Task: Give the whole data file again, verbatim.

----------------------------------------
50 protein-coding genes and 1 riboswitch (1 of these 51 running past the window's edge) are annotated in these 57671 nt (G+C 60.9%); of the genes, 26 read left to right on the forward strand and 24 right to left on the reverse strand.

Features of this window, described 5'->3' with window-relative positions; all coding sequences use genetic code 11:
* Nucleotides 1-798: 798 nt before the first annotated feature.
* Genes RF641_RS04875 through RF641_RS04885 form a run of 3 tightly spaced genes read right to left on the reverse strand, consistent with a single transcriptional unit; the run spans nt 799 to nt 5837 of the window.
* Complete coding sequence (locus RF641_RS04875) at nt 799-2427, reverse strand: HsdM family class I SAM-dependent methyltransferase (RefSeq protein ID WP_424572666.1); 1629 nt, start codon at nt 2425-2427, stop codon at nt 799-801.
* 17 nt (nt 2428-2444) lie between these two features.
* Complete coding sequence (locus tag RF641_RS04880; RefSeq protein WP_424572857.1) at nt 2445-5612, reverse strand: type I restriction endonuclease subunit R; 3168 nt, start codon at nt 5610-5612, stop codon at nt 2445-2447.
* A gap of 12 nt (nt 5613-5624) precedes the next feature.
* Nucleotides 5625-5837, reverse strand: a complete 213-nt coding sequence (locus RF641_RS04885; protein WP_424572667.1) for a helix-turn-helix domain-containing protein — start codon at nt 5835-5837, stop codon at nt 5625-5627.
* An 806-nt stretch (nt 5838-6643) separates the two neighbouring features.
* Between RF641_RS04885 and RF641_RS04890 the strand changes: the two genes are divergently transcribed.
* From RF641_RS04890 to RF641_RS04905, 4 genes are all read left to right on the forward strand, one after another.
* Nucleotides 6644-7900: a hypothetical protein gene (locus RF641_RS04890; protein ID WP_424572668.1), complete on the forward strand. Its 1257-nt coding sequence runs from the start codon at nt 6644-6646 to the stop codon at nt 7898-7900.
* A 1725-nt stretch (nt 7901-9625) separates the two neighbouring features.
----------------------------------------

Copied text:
50 protein-coding genes and 1 riboswitch (1 of these 51 running past the window's edge) are annotated in these 57671 nt (G+C 60.9%); of the genes, 26 read left to right on the forward strand and 24 right to left on the reverse strand.

Features of this window, described 5'->3' with window-relative positions; all coding sequences use genetic code 11:
* Nucleotides 1-798: 798 nt before the first annotated feature.
* Genes RF641_RS04875 through RF641_RS04885 form a run of 3 tightly spaced genes read right to left on the reverse strand, consistent with a single transcriptional unit; the run spans nt 799 to nt 5837 of the window.
* Complete coding sequence (locus RF641_RS04875) at nt 799-2427, reverse strand: HsdM family class I SAM-dependent methyltransferase (RefSeq protein ID WP_424572666.1); 1629 nt, start codon at nt 2425-2427, stop codon at nt 799-801.
* 17 nt (nt 2428-2444) lie between these two features.
* Complete coding sequence (locus tag RF641_RS04880; RefSeq protein WP_424572857.1) at nt 2445-5612, reverse strand: type I restriction endonuclease subunit R; 3168 nt, start codon at nt 5610-5612, stop codon at nt 2445-2447.
* A gap of 12 nt (nt 5613-5624) precedes the next feature.
* Nucleotides 5625-5837, reverse strand: a complete 213-nt coding sequence (locus RF641_RS04885; protein WP_424572667.1) for a helix-turn-helix domain-containing protein — start codon at nt 5835-5837, stop codon at nt 5625-5627.
* An 806-nt stretch (nt 5838-6643) separates the two neighbouring features.
* Between RF641_RS04885 and RF641_RS04890 the strand changes: the two genes are divergently transcribed.
* From RF641_RS04890 to RF641_RS04905, 4 genes are all read left to right on the forward strand, one after another.
* Nucleotides 6644-7900: a hypothetical protein gene (locus RF641_RS04890; protein ID WP_424572668.1), complete on the forward strand. Its 1257-nt coding sequence runs from the start codon at nt 6644-6646 to the stop codon at nt 7898-7900.
* A 1725-nt stretch (nt 7901-9625) separates the two neighbouring features.